Thromb Haemost 2019; 119(11): 1839-1848
DOI: 10.1055/s-0039-1693739
Stroke, Systemic or Venous Thromboembolism
Georg Thieme Verlag KG Stuttgart · New York

Recurrence Risk in Patients with Cryptogenic Stroke, Patent Foramen Ovale, and Thrombophilia: A Systematic Review and Meta-Analysis

1  Department of Clinical Biochemistry, Aarhus University Hospital, Aarhus, Denmark
Claus Ziegler Simonsen
2  Department of Neurology, Aarhus University Hospital, Aarhus, Denmark
3  Thrombosis and Hemostasis Research Unit, Department of Clinical Biochemistry, Aarhus University Hospital, Aarhus, Denmark
4  Department of Clinical Medicine, Aarhus University, Aarhus, Denmark
› Author Affiliations
Funding None.
Further Information

Publication History

29 April 2019

13 June 2019

Publication Date:
04 August 2019 (online)


Objective A patent foramen ovale (PFO) is frequently associated with cryptogenic stroke in the young. Endovascular closure is superior to antithrombotic treatment in prevention of recurrence, but in the presence of a concomitant thrombophilia, the best preventive strategy is unknown. This review investigates if thrombophilia increases the risk of recurrence in patients with cryptogenic stroke and PFO and attempts to evaluate the best antithrombotic strategy after PFO closure in these patients.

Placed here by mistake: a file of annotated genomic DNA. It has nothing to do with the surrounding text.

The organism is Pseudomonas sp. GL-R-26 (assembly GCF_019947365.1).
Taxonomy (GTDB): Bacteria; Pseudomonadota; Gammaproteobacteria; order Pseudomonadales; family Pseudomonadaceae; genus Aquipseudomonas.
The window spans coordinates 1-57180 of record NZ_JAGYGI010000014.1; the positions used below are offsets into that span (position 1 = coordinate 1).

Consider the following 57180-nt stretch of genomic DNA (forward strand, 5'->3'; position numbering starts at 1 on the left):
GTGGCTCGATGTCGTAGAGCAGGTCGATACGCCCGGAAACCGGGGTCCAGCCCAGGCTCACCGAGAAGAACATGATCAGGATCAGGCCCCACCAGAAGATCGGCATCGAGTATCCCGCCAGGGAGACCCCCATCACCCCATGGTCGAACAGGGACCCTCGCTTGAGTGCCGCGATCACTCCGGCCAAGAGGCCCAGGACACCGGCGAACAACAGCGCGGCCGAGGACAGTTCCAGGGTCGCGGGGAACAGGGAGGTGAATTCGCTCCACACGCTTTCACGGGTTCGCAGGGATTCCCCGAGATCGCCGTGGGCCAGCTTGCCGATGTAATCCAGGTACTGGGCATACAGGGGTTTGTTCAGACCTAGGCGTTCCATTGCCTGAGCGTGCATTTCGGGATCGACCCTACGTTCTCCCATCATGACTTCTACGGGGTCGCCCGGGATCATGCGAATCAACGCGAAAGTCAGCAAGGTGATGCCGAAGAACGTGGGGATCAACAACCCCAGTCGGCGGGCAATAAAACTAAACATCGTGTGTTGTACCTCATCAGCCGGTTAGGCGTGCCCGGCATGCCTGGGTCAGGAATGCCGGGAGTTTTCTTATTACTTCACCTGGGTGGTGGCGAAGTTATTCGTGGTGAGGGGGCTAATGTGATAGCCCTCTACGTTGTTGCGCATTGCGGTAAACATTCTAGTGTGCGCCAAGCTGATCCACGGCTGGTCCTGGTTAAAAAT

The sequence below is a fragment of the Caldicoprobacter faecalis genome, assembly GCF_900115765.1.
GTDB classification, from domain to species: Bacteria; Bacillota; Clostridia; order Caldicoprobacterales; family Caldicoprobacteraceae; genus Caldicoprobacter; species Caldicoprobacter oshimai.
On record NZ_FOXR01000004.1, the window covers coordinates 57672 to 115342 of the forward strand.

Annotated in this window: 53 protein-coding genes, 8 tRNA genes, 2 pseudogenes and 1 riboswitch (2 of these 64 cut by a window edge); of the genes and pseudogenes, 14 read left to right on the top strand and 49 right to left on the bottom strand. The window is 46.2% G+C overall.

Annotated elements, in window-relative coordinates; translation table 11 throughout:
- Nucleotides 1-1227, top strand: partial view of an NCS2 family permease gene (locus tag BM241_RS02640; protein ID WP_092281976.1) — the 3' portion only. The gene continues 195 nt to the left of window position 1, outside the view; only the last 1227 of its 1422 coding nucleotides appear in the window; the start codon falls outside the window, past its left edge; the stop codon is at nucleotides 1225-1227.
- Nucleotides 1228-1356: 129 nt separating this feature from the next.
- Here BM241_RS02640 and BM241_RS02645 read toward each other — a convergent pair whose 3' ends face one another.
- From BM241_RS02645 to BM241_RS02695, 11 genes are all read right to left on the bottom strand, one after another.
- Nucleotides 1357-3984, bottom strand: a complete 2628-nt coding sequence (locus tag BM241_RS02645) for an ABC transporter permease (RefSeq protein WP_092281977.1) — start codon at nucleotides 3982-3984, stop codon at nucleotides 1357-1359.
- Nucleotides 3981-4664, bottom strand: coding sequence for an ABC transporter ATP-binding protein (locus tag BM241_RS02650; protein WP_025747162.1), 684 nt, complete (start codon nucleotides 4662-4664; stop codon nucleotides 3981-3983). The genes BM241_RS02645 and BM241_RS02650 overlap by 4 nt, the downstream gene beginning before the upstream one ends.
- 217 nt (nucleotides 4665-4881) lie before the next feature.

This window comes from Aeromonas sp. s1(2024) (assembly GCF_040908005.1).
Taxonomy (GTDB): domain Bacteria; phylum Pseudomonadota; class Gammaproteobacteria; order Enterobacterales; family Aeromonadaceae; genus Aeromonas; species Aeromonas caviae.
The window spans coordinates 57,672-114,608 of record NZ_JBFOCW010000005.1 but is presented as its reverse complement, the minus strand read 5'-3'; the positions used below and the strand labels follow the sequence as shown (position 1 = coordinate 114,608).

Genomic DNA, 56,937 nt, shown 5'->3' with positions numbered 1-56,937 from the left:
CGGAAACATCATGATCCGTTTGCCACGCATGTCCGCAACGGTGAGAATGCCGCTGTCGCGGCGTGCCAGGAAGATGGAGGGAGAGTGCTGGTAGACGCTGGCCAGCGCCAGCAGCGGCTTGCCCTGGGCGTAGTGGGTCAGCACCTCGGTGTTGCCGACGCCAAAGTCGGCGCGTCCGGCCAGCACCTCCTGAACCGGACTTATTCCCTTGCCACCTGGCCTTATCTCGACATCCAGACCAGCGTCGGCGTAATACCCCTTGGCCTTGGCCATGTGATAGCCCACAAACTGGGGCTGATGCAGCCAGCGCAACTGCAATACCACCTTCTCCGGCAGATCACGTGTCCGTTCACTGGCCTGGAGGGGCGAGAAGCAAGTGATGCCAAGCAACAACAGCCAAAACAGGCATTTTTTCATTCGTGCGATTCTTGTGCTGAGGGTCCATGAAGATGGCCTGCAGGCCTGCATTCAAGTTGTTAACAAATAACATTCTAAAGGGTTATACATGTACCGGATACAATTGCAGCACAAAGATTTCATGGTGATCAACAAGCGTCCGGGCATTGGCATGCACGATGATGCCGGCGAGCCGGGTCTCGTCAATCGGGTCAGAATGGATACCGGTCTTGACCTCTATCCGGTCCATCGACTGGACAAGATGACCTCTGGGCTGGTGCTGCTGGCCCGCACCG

Methods Medline, Embase, and Web of Science were searched until April 2018. Study quality was assessed by the National Heart, Lung and Blood Institute Quality assessment tool. Odds ratio (OR) and hazard ratio for recurrence were pooled in a random effect model stratified by secondary preventive strategy.

Results Eleven studies were included. Inherited or acquired thrombophilia was associated with an increased risk of recurrence (OR = 2.41, 95% confidence interval [CI]: 1.44–4.06). Looking only at patients treated with PFO closure, the risk of recurrence just lost significance (OR = 2.07, 95% CI: 0.95–4.48). The antithrombotic treatment after PFO closure was heterogeneous and recurrent events occurred in patients with both inherited and acquired thrombophilia treated by antiplatelet as well as anticoagulant therapy.

Conclusion Thrombophilia is associated with an increased risk of recurrence in patients with PFO and cryptogenic stroke, which may persist after PFO closure. This suggests a need for antithrombotic therapy after PFO closure. Study heterogeneity precludes strong conclusions on antithrombotic treatment, but life-long antiplatelet therapy to patients without preexisting indication for anticoagulant therapy seems reasonable.